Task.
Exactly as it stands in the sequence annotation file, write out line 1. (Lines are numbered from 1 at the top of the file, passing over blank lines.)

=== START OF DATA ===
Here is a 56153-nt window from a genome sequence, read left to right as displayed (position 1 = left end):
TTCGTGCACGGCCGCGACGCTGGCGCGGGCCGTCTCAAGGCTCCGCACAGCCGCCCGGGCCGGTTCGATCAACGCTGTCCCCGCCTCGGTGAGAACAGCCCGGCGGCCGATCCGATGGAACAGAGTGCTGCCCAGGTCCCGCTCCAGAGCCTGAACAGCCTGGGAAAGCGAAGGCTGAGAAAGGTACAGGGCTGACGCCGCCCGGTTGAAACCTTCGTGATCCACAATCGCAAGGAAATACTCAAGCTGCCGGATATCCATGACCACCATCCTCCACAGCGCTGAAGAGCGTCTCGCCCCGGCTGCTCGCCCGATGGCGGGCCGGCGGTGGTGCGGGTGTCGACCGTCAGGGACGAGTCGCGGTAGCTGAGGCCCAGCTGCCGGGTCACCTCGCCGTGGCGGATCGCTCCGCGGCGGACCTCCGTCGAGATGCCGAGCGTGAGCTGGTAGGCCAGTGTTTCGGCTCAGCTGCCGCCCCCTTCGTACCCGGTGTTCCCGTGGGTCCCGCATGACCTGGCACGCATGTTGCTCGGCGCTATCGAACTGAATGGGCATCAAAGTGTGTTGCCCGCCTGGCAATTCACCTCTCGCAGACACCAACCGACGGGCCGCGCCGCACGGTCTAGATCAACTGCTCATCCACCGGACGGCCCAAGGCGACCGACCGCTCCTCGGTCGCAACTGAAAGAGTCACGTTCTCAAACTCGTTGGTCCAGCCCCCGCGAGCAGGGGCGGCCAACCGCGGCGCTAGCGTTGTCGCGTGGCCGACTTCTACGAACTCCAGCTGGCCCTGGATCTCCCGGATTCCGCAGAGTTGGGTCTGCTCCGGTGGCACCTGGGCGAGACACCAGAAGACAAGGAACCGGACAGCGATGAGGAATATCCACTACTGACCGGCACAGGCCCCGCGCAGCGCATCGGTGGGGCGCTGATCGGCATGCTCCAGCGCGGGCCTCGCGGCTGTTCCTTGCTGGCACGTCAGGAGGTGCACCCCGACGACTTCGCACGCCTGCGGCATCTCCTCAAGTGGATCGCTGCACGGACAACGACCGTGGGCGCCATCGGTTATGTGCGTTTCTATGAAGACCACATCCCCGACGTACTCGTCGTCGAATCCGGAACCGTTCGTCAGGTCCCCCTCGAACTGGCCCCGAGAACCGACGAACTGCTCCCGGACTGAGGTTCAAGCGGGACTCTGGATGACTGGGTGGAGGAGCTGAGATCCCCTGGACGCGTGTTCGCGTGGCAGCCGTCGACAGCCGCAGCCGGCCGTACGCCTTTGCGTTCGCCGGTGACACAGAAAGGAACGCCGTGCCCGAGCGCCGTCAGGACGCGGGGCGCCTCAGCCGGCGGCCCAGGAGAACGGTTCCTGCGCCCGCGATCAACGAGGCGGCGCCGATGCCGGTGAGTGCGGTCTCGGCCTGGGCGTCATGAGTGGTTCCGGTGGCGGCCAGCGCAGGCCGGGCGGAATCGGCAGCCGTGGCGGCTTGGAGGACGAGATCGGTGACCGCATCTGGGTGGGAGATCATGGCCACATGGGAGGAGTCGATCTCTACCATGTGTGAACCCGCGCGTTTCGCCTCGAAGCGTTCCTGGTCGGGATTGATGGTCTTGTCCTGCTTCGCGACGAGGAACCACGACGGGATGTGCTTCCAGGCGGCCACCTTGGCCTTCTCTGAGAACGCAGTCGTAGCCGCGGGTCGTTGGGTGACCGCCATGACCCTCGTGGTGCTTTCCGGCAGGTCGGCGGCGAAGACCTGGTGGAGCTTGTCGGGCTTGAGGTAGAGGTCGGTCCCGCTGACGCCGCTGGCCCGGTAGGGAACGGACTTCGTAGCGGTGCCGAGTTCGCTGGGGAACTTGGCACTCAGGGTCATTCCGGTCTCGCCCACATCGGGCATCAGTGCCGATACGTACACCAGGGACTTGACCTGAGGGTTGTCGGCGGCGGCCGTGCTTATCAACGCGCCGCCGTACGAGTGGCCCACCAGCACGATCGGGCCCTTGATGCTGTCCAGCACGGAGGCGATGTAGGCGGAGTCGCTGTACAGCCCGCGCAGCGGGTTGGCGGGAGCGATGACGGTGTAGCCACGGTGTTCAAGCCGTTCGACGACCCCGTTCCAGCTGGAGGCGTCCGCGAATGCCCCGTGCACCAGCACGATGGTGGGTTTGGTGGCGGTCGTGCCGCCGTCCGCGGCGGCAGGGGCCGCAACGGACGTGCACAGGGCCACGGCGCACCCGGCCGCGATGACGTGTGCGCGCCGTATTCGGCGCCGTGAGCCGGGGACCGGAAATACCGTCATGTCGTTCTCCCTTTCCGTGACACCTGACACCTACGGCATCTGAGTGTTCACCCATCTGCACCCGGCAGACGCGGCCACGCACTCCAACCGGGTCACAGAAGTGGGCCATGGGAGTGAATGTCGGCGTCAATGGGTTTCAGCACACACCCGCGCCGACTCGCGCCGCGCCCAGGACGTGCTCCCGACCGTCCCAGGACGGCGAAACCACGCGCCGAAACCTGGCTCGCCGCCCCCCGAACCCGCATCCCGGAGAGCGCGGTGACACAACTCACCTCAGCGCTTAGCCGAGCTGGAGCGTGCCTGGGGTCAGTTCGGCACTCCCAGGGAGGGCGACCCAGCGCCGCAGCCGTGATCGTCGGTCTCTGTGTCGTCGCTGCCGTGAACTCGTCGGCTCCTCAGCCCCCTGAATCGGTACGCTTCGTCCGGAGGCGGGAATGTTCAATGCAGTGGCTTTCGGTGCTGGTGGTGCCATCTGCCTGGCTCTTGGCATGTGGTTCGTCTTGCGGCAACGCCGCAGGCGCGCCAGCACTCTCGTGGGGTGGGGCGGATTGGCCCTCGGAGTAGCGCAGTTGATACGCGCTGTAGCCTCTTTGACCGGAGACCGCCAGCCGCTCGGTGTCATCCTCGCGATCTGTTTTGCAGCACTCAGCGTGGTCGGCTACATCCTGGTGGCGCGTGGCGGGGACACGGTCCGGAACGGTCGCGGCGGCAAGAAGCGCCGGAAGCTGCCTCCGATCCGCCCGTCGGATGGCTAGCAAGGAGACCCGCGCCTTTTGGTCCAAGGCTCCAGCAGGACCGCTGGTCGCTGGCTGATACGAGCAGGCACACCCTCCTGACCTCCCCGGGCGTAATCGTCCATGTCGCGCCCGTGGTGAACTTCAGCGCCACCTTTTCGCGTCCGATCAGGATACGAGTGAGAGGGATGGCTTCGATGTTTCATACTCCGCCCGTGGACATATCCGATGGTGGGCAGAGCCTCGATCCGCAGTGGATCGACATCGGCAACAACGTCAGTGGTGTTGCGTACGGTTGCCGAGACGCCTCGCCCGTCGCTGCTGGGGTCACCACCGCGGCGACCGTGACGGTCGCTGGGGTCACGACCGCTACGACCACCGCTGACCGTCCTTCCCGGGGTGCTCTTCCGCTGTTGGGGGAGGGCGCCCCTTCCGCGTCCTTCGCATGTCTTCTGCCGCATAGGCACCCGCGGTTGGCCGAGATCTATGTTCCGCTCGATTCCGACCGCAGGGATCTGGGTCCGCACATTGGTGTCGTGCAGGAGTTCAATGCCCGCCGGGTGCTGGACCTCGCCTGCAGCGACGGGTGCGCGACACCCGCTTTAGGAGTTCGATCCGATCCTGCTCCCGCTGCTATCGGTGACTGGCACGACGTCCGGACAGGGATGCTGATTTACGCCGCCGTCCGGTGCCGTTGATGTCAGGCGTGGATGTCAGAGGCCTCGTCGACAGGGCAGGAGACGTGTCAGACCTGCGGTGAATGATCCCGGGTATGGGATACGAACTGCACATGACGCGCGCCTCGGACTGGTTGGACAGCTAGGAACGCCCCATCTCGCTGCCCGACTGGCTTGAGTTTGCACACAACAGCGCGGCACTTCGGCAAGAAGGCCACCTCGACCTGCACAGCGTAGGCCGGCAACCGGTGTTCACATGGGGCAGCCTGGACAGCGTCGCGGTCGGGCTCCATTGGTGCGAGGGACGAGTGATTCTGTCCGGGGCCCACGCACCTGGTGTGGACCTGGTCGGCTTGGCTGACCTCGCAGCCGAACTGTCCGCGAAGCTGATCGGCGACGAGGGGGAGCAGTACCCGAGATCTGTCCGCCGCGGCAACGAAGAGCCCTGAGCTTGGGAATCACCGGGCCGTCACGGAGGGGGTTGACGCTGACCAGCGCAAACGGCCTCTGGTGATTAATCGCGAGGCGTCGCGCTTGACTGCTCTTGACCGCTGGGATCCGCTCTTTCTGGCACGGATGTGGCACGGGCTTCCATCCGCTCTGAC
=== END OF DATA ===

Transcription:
Here is a 56153-nt window from a genome sequence, read left to right as displayed (position 1 = left end):